The Tri-colored Bumble Bee goes by many common names, but its trio of colors always elicit the same reaction: curiosity.
While most bumble bees adhere to the typical yellow and black coloration, this particular species has a flourish of bright orange-red on the abdomen. The orange color is intense enough to be noticed by observers from a sizable distance. The abdominal color pattern is the same for each individual: one band of yellow, two orange-red, another yellow and then two bands of black. Another part of their body that may look orange are the pollen baskets on the hind legs, for these bumble bees collect it and make honey, just like the much smaller honeybee. The amount is not enough for commercial purposes, but it is enough for the bees. Pollen grains determine the color of the baskets, so they will change color depending on what type of flower the bumble bee is collecting from.
Nests are made in the ground and are lined with honeypots. Workers collect pollen and bring their full pollen baskets back to the nest where the pollen is made into honey. Larvae are fed honey until they develop into adults. Adults drink nectar and may also eat some of the honey in seasons of nectar scarcity. Drones also exist in this species, providing mates for the queen. Only newly developed queens will survive the winter. In spring, a queen will lay her fertilized eggs and populate her own nest with more workers and drones.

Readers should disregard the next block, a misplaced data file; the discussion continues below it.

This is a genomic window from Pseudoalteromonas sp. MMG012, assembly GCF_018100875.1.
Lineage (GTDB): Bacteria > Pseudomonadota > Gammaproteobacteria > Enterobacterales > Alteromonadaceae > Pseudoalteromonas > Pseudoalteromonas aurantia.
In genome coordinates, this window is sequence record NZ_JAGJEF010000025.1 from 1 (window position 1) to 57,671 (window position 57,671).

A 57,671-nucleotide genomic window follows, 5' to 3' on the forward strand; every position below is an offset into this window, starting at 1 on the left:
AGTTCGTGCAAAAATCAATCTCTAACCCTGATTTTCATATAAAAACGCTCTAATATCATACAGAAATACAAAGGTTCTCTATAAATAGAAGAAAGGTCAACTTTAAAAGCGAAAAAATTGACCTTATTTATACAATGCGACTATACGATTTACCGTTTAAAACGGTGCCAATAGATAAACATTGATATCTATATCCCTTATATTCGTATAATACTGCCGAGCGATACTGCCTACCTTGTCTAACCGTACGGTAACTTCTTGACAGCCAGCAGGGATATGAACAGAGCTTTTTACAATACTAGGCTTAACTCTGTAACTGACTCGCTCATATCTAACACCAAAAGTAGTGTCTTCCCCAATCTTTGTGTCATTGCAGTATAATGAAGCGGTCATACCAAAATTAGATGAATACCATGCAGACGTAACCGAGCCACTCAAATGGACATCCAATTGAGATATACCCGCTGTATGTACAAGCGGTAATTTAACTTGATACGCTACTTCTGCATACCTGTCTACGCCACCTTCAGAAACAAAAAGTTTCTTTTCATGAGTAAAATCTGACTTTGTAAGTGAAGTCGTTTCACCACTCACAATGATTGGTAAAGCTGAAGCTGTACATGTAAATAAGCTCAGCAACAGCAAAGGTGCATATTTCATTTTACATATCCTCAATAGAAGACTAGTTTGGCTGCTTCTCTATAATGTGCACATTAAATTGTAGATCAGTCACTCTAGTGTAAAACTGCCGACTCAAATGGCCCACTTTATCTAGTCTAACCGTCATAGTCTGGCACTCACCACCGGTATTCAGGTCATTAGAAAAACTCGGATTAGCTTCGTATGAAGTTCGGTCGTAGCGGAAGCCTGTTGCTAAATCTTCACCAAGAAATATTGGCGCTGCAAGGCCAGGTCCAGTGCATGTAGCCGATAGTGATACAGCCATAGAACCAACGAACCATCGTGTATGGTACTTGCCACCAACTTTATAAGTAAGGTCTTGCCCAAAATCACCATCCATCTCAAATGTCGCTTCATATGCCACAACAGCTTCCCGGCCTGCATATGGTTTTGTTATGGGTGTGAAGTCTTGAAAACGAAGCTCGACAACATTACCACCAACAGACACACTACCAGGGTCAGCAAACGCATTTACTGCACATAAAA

Buzzing Tri-Colored Bumble Bees can be found in gardens, parks, open fields, and meadows where they will forage for pollen. They are most active in the summer months.
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Ant, Bee, and Wasp Anatomy
Antennae: Ants and Bees both have a pair of antennae on the head that senses their surroundings.
Head: The head contains the insect's compound eyes, antennae, and mandibles.
Thorax: Contains various vital parts such as the aorta and nervous system.
Abdomen: Contains various organs including the heart, gut, venom glands, and anus.
Legs: Ants and Bees have three pairs of legs attached to the thorax (center-body section).
NOTE: Ants, Bees and Wasps are part of the Hymenoptera order because they share many similarities.